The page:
From the Bottom Up

Table of Contents

Title Original Publication Details First Line
From the Bottom Up The Georgia Review, Spring 1981 “Old Blackburn’s granddaughter, Lorraine, sat on the edge of the bathtub and thumped the heels of her patent-leather shoes against the porcelain sides.”
Mildred Motley and the Son of a Bitch Skyline, Winter 1981 “There were three things Mildred Motley Plonk needed: a decent man, a fortune, and a son of a bitch to kill.”
The Raising “Of the eight matrons perched like pigeons around two identical card tables, Mrs. Bertram Eastman was the lone childless woman.”
The Snipe Hunters “On a map the state of Tennessee is a rough parallelogram.”
Invictus The Southern Review, Spring 1979 “Mamaw’s white face broke out of the darkness and hovered like a tear over Leota’s eyes.”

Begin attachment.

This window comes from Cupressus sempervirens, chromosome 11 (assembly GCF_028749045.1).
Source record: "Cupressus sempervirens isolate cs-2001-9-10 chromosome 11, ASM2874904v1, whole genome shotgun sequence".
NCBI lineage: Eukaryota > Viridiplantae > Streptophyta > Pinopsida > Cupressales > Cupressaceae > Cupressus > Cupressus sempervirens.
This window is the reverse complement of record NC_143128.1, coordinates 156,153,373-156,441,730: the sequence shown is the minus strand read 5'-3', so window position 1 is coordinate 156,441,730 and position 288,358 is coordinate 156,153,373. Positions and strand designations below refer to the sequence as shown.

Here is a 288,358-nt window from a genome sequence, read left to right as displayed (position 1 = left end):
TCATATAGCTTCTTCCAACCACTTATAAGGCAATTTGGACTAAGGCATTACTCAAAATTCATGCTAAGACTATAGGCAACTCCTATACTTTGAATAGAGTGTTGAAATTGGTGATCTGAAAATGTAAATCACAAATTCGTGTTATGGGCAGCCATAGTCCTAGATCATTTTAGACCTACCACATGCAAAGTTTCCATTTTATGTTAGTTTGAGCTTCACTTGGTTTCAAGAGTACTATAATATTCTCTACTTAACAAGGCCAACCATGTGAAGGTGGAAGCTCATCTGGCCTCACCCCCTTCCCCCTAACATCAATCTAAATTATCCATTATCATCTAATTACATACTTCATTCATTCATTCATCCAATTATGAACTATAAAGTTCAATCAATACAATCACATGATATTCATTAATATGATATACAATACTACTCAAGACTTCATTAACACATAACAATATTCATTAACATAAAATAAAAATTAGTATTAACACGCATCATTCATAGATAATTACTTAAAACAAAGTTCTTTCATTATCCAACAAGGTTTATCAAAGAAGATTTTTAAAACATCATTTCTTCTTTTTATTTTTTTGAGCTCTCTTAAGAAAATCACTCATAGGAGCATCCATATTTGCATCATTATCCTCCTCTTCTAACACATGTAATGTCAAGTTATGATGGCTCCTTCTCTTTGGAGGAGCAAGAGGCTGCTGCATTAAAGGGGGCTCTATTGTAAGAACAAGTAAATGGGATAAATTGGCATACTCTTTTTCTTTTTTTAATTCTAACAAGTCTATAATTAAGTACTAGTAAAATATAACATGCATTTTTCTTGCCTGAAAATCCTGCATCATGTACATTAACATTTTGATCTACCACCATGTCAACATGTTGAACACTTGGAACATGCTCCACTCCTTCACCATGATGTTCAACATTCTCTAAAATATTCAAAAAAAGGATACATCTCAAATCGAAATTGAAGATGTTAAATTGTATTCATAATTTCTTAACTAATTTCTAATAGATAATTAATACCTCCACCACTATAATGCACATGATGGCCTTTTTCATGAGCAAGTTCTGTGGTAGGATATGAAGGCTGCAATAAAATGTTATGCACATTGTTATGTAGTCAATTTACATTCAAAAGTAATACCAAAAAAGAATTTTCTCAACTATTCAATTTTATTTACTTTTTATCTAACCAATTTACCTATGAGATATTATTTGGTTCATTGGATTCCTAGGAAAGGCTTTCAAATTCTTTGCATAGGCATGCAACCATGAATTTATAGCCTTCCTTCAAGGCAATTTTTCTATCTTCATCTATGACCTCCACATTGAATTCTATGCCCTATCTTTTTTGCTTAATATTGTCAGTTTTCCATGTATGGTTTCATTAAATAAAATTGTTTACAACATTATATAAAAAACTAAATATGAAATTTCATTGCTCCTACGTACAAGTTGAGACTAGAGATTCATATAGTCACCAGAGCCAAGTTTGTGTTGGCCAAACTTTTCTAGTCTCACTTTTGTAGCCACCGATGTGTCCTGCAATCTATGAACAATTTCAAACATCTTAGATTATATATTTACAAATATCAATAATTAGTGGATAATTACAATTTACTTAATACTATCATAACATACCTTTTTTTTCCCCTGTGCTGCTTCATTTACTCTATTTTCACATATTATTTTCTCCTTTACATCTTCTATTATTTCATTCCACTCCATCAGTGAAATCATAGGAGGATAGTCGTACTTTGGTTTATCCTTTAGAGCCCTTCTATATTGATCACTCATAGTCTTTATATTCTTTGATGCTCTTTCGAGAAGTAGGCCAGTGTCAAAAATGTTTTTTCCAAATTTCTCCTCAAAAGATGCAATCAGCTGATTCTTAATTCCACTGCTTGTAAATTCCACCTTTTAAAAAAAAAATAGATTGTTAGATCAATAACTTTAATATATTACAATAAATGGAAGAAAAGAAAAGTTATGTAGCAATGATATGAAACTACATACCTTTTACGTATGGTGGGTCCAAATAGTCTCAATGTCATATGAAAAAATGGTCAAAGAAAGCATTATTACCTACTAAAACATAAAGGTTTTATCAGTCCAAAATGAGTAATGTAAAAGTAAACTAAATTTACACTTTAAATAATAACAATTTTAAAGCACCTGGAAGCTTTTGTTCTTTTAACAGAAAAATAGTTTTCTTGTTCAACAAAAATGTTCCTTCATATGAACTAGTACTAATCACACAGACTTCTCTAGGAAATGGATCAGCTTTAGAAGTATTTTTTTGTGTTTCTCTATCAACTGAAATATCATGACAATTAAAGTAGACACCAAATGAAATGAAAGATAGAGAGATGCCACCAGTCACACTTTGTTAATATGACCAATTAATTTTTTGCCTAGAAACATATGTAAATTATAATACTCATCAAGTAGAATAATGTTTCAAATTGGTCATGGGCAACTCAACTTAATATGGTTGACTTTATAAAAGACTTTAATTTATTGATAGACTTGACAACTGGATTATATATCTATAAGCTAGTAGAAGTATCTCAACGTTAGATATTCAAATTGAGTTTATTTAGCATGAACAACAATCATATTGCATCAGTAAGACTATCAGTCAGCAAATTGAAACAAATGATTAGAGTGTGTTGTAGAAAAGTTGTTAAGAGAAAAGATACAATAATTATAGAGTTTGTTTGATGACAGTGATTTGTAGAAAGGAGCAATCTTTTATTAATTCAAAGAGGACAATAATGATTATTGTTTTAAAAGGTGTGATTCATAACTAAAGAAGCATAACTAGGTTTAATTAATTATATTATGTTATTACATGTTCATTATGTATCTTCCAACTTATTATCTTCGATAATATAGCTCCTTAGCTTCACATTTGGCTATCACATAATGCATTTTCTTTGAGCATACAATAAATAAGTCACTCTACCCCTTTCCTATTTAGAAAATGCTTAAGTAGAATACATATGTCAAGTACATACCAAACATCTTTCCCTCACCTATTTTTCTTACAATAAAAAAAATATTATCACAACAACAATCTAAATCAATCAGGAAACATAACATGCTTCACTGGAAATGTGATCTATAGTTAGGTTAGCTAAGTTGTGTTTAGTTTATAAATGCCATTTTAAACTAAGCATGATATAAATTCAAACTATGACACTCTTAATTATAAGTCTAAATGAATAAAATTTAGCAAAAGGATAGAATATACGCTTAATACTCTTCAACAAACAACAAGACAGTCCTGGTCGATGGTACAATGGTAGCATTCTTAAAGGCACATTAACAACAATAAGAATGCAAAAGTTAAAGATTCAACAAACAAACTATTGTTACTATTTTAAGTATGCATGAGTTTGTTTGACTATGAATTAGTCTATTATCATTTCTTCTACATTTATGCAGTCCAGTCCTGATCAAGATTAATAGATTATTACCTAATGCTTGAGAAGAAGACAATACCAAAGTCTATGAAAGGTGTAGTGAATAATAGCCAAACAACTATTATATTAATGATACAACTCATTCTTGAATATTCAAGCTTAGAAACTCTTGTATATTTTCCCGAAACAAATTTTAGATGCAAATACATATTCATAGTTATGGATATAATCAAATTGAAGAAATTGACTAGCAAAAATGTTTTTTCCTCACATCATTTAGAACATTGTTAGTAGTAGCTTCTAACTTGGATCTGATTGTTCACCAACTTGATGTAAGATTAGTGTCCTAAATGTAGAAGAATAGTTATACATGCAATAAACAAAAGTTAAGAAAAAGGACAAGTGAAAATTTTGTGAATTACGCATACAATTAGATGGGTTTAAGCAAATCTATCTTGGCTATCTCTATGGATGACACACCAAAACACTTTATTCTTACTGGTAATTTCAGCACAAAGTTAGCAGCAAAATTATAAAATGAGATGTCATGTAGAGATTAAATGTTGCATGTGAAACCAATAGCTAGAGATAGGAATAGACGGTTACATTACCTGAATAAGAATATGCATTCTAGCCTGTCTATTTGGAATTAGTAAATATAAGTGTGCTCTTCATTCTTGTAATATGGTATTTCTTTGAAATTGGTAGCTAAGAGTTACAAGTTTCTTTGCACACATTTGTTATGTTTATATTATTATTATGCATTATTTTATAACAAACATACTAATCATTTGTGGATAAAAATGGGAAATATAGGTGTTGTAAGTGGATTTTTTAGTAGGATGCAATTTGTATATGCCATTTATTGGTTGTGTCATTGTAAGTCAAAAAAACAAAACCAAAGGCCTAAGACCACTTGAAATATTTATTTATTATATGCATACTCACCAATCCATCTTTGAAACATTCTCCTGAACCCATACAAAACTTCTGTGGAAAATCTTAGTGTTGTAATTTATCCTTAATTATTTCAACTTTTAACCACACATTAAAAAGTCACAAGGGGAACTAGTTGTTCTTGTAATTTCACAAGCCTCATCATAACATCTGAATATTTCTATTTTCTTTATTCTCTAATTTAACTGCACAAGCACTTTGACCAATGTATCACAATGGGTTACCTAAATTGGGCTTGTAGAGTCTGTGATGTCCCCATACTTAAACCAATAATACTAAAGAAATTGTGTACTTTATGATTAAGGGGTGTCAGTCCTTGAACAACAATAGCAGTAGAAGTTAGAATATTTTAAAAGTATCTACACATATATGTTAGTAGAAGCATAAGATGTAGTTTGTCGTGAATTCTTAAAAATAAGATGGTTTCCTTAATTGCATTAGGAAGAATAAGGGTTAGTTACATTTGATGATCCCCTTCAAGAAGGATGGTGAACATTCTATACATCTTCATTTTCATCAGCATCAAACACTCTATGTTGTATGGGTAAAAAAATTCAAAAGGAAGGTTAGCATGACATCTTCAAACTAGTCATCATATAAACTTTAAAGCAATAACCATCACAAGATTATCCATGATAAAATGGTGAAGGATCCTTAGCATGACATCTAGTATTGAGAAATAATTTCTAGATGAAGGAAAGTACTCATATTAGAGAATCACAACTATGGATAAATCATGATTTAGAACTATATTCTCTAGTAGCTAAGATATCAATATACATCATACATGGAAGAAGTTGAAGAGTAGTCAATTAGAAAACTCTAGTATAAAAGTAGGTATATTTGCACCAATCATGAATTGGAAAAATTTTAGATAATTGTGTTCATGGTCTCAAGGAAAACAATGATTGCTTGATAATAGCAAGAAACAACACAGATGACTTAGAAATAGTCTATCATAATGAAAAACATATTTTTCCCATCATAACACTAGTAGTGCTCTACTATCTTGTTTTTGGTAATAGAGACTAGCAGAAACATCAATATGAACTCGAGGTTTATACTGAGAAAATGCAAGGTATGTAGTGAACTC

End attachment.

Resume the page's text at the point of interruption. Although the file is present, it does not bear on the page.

South of the Border “In a car, headed point-blank down an interstate, there is a sanity akin to recurring dreams: you feel as if every moment has been lived and will be lived exactly according to plan.”
Broken Mirrors Mademoiselle, October 1979 “Through the sheer living room curtains, across the leaf-strewn yard, Oredia could see the pickup truck.”
The Professors “I have yet to understand it.”
The Wellest Day “By one in the afternoon most of the family was there.”
Country Blues for Melissa “One night, twenty years ago and in the middle of one of the few really blizzard-like storms that pounce on the mountains of East Tennessee, I awoke from a strange dream—about disembodied but kind hearts, oddly enough, throwing bars of music at me—and felt a very cold draft on my face.”

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